The journey from USCF 700 to 1500 is a path that continues on tactic improvements, but a shift of focus on strategical ideas start to emerge.
In this post, I’ll talk about a few common themes and recommend a Strategy book in the end.
Here are three things I see on the path to 1500
Zero oh-no moments
Activate your pieces
Gain more space
Zero Oh-No Moments
When you start to play in U1000 instead of U400 sections, the oh-no mistakes will be punished swiftly. Opponent’s are stronger, and they don’t give back the gifts that your present to them.
Activate Your Pieces
In U1400 section games, losing a piece in 1-2 moves does not happen often. The result of wins and losses generally occur based on active vs. passive pieces.
White is down a pawn in the diagram above, but is very much in control of the game. Black’s bishop and rook are out of the game, and it’s only a matter of time that white’s attack will bring to fruition.
Practice asking yourself how to improve my pieces, and try to get them to active positions as much as possible in your games.
Gain More Space
The concept of Space is less clear for U800 players, but after a few games of getting squeezed, s/he could sense the pain.
The skill that players need to develop is to build more confidence. The reason many 1000 players are afraid is because they worry if they push too hard, the ‘backyard’ would become empty.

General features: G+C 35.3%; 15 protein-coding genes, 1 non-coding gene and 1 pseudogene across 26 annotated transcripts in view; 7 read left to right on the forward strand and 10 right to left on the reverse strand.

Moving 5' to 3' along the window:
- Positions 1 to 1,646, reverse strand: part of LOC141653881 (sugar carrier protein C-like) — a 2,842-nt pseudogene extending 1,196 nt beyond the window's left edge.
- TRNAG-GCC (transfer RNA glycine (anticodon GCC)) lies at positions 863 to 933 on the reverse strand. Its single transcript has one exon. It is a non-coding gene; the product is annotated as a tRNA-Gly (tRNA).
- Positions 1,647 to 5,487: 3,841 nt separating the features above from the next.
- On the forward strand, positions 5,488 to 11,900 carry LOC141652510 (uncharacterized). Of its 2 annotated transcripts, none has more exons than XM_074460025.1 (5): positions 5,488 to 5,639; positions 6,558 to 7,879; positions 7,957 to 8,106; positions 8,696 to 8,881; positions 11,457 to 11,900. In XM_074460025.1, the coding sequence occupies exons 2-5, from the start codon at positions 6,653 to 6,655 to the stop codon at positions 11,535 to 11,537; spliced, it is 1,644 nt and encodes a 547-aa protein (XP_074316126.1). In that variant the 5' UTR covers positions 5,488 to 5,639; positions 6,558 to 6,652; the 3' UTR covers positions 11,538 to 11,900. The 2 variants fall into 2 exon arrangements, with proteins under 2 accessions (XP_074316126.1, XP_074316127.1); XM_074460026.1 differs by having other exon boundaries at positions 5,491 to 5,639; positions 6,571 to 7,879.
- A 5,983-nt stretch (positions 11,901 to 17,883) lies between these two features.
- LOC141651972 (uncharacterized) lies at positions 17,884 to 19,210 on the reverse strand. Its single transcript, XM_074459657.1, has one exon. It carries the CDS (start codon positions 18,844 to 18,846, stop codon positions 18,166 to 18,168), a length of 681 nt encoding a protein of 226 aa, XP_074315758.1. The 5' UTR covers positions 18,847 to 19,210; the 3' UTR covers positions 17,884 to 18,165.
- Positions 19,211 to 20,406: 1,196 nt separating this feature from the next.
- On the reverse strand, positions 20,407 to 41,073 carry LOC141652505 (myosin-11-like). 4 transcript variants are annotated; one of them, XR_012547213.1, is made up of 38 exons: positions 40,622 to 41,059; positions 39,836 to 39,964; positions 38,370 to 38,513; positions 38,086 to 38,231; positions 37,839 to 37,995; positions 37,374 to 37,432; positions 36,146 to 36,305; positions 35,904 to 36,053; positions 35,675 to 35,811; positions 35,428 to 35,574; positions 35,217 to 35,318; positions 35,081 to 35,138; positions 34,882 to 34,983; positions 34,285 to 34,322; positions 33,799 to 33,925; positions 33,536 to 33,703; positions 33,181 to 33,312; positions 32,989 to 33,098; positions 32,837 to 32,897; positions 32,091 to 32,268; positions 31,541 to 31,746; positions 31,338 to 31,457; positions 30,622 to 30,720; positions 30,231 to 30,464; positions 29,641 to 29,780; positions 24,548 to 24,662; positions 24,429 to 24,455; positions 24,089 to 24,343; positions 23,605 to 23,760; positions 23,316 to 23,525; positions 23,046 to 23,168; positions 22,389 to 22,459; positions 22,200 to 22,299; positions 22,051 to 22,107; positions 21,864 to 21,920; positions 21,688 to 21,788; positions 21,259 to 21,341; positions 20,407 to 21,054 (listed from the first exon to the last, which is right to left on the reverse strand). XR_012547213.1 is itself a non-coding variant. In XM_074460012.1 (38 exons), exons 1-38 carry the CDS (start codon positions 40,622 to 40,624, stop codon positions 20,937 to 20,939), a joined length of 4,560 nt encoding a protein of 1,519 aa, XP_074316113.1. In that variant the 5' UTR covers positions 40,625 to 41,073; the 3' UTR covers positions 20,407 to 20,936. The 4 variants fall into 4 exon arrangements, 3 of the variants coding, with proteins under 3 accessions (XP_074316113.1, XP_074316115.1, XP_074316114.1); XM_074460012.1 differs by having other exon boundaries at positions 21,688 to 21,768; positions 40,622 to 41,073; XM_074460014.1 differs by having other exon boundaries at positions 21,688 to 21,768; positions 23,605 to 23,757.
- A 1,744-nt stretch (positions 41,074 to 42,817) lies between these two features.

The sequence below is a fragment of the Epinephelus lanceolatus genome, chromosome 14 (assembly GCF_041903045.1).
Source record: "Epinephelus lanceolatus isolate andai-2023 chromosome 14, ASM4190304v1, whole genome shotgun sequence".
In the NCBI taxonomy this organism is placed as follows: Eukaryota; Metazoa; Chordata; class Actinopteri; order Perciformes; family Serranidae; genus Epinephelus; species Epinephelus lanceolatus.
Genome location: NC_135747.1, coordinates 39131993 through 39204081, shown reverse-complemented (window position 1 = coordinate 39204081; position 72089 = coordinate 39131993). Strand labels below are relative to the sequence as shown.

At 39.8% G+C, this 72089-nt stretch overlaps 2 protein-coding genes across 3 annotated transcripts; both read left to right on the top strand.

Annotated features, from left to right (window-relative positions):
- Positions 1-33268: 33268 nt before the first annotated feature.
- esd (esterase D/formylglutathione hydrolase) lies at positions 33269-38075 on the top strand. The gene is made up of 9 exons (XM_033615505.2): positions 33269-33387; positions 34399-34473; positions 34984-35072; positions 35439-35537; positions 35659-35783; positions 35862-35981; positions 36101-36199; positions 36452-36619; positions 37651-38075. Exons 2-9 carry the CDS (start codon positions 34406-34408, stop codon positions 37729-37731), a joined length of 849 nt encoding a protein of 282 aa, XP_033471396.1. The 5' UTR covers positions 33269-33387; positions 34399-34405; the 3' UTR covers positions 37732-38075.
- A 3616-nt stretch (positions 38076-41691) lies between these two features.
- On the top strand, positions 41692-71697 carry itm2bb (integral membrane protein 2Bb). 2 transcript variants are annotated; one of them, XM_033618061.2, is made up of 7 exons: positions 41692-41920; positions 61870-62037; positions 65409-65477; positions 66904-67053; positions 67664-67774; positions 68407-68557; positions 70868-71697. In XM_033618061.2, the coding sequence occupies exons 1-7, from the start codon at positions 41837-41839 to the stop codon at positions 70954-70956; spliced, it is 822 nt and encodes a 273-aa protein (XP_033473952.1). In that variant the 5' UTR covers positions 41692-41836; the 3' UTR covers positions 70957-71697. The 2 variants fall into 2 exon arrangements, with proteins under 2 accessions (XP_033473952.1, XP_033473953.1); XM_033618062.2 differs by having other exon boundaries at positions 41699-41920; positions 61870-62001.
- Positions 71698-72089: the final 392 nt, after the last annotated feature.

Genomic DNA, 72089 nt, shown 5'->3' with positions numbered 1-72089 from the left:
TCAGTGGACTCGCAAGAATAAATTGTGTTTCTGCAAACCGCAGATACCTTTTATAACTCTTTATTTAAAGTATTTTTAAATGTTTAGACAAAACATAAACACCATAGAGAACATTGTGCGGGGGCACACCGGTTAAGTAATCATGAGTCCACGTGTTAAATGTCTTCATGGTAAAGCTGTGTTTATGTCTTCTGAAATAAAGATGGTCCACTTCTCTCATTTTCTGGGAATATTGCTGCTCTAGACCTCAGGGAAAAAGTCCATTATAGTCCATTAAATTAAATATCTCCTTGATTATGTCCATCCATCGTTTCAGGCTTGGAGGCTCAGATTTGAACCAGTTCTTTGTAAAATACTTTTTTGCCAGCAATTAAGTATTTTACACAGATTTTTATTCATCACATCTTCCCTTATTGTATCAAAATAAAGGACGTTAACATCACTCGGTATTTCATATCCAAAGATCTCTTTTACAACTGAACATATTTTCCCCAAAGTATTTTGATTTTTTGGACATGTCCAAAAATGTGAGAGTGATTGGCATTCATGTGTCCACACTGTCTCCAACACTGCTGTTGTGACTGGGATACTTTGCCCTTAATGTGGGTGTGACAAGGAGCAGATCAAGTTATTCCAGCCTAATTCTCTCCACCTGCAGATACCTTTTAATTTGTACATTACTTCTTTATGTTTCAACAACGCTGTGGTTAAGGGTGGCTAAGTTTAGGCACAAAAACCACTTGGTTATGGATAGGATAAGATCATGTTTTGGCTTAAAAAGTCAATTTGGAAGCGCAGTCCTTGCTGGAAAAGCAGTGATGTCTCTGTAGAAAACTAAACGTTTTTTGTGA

In the position above, many players would choose d3 instead of d4.
d3 looks like a safe move and keeping things solid, but d4 is what really showcases white’s development advantage.
Getting to 1500 is a longer journey, and strategic components of the game starts to get more important.
I’d recommend Yasser Seirawan’s Winning Chess Strategies for anyone who are interested to improve their strategy understanding in chess.
It’s summer time and there are many chess tournaments all around the country. This is the time to put your work into practice.
While preparing for different tournaments, parents and students alike often ask how should they organize opening repertoire.
After some back and force debate in my own head and observing student’s results, here is my current point of view.
As with my last article on topics for different levels, I believe different ratings should focus differently on their opening preparations.
My current opinion
Casual players up to USCF U1200: Play any opening that catches your curiocity
USCF 1200 – 1700: Be more specific; Prepare a package against d4 and e4 for black, and choose your favorite 1st move for white
USCF 1700 and Above: Depending on your training regimen and work with coach to personalize best approach
Let’s dissect these in more details
Casual Players (U1200)
When starting chess, the most important opening focus is understanding the basic opening principles. The main ones are: Control the Center, Develop Pieces, and Castle Early.
When you see a brilliant game in the French, go try it out. Find ways to experiment, learn openings that bring out your curiosity to chess.